The Large Urban Mayors’ Caucus of Ontario (LUMCO), of which I am a member, invited Premier Kathleen Wynne, Leader of the Official Opposition Tim Hudak, and Leader of the New Democratic Party of Ontario Andrea Horwath to meet individually with the LUMCO membership, requesting that they, or their representatives, present their party’s Provincial Platform on the issues facing Ontario’s Big Cities.
LUMCO’s key priorities for 2014 include gridlock and transit issues, the rising cost of emergency services, and job creation in Ontario. LUMCO Chair Mayor Jeff Lehman spoke for all Mayors’ when he indicated that the organization is working to advance the issues facing the majority of Ontarians in our large Cities. This Provincial election campaign provides us the perfect opportunity to find out where the leaders stand on our key priorities. We remain cautiously optimistic and hopeful that the important issues of infrastructure, transit and job creation will remain on the Provincial agenda, regardless of the election outcome.
A press release resulting from last Friday’s meeting is posted on my blog indicating where the parties have or have not addressed the issue put forward at the LUMCO meeting.
The Large Urban Mayors’ Caucus of Ontario (LUMCO) represents 67% of Ontario’s population with Mayors of 26 communities over 100,000 residents. LUMCO advocates for issues and policies important to Ontario’s largest cities.
Burlington Airpark Environmental Report
As you know, over the last 5-6 years, tens of thousands of truck loads of fill have been transported onto the Burlington Airpark site for the apparent purpose of expansion and enhancements to the existing services offered at the airpark.
These activities have raised a number of questions by both neighbours, residents and the city, including questions about the quality of the fill being dumped.
On July 15 City Council received a report from Terrapex Environmental on test results of the fill at the Burlington Airpark. The results have been shared with the public and are available online. A summary of the test results is available in the press release issued: “Burlington City Council receives environmental report on fill material at Burlington Executive Airport”
November 4, 2013
Burlington Beach Regional Waterfront Park is one of three of Halton Region’s waterfront parks. Burlington Beachway Park is classified as a regional park, and is jointly governed by Halton Region, Conservation Halton and the City of Burlington.
The City of Burlington is committed to protecting the Beachway, an environmentally significant area of the city, while respecting the rights of the existing residents.
(Read more about the City Council meeting here: “Burlington Beachway Park: Update from City Council”)
As a result of the Halton Regional Council decision on October 23, the city will continue working in partnership with the Region of Halton and Conservation Halton to deliver a detailed park design, master plan and an environmental management plan for the area.
Halton Regional Council Decision
On October 23rd, after much discussion and deliberation, Halton Regional Council supported the motion (Regional Council NO. 09-13):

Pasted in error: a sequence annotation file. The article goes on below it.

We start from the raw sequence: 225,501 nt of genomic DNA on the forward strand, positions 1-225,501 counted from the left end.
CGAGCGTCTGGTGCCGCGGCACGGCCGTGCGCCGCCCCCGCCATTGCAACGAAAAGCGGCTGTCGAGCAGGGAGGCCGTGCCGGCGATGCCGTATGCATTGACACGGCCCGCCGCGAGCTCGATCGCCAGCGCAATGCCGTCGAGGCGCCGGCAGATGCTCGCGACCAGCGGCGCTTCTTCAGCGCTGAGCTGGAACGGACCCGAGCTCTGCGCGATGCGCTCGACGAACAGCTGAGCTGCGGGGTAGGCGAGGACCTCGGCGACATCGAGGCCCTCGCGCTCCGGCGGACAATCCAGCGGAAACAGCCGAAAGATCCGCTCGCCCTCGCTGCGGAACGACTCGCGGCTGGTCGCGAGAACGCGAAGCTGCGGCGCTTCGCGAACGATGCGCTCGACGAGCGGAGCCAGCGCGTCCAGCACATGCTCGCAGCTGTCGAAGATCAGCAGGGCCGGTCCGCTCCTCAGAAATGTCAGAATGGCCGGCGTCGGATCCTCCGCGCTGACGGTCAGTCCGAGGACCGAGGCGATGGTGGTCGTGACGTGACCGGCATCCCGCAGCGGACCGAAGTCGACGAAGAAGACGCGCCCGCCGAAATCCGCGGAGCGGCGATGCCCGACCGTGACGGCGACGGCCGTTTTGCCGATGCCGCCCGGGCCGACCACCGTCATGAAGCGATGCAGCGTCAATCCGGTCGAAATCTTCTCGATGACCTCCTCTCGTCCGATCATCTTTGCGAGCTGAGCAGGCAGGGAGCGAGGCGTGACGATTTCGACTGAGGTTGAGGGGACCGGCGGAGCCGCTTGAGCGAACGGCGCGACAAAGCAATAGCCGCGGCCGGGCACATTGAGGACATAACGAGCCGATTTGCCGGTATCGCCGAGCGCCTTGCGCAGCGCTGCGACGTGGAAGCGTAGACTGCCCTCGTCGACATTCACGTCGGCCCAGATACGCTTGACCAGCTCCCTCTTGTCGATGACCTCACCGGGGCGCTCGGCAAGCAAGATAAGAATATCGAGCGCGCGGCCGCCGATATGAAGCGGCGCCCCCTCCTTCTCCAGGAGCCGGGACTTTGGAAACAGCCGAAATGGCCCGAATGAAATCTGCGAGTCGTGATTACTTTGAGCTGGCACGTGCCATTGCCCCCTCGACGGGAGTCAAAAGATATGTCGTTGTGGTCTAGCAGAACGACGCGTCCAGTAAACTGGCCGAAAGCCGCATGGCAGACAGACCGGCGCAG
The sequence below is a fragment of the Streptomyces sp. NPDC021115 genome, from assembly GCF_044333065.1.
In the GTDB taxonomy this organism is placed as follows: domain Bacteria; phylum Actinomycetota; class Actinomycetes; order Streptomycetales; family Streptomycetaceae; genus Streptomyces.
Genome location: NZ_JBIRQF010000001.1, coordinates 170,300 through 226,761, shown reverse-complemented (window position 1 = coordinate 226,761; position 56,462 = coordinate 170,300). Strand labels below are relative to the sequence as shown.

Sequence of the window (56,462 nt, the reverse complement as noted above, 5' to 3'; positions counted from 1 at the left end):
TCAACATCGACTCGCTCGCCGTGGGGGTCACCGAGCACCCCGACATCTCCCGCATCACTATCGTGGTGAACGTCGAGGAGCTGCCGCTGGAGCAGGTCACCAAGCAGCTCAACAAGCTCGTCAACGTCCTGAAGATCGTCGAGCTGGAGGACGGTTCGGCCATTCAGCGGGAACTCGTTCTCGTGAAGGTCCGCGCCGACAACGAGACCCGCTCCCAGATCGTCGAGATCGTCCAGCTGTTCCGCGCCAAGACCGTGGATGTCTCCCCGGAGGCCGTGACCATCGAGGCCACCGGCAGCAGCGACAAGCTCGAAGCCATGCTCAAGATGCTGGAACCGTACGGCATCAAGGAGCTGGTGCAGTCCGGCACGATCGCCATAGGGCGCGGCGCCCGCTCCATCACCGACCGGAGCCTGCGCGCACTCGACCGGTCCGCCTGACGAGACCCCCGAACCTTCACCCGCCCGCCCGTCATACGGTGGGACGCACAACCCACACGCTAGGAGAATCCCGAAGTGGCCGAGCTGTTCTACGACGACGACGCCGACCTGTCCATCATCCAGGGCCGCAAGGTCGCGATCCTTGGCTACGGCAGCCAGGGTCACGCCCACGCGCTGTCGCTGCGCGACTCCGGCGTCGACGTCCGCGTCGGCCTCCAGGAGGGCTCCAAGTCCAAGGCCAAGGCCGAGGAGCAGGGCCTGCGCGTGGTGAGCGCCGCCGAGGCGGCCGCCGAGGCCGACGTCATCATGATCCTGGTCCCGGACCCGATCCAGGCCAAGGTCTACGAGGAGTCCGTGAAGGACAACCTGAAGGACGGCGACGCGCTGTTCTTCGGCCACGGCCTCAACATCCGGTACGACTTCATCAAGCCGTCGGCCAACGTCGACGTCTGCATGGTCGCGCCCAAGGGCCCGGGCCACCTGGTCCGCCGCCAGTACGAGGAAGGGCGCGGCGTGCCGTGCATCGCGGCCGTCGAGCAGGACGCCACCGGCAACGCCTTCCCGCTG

Affordable Housing in Burlington
November 1, 2013
According to the most recent news release from the Realtor’s Association of Hamilton and Burlington, the Hamilton-Burlington real estate market is strong and prices and sales continue to increase. This is a great indicator of the strength of our local economy.
However, with the average price of a home in Burlington climbing over $486,000, for those living with low and modest incomes, single parent families, and single person households, it can be very challenging to find affordable housing.
This issue is further exacerbated by a very low rental vacancy rate – 1.3% in Burlington compared to 4.2% in Hamilton and 2.5% across the province. A vacancy rate of 3% is considered necessary for adequate competition and supply.
We have a growing number of single-parent families and single-person households. We also have a rapidly growing seniors’ population. These demographic trends and the reality that we are approaching build-out, indicate the need for more diverse housing options in Burlington. Continue reading
September 24, 2014
Burlington Beachway Park
This week City Council approved several recommendations for the Burlington Beachway related to the 30 homes on the Beachway and Regional plans for a waterfront park.
This has been one of the most complicated matters to deal with since I have been on City Council. Land on the Beachway is owned by 3 different public agencies and many private property owners. City of Burlington zoning contradicts with the Halton Region Official Plan. There are encroachment issues, wastewater issues and property standards issues that have not been dealt with while the greater plans and vision for the Beachway have been under consideration.
I have met with several of the current beach residents and heard from many others who have expressed concern over the long-standing goal of public ownership along the beach strip. I have also heard from many residents across Burlington who feel passionately about the Beachway.
Over the past few weeks we have heard from many of the Beachway residents and from many delegations over two days of Committee meetings. Emotions have run high, and that is understandable as we are dealing with family homes and residences in this discussion.
I want to thank you all for taking the time to connect with me. This is a very complex and difficult issue and it is not resolved yet.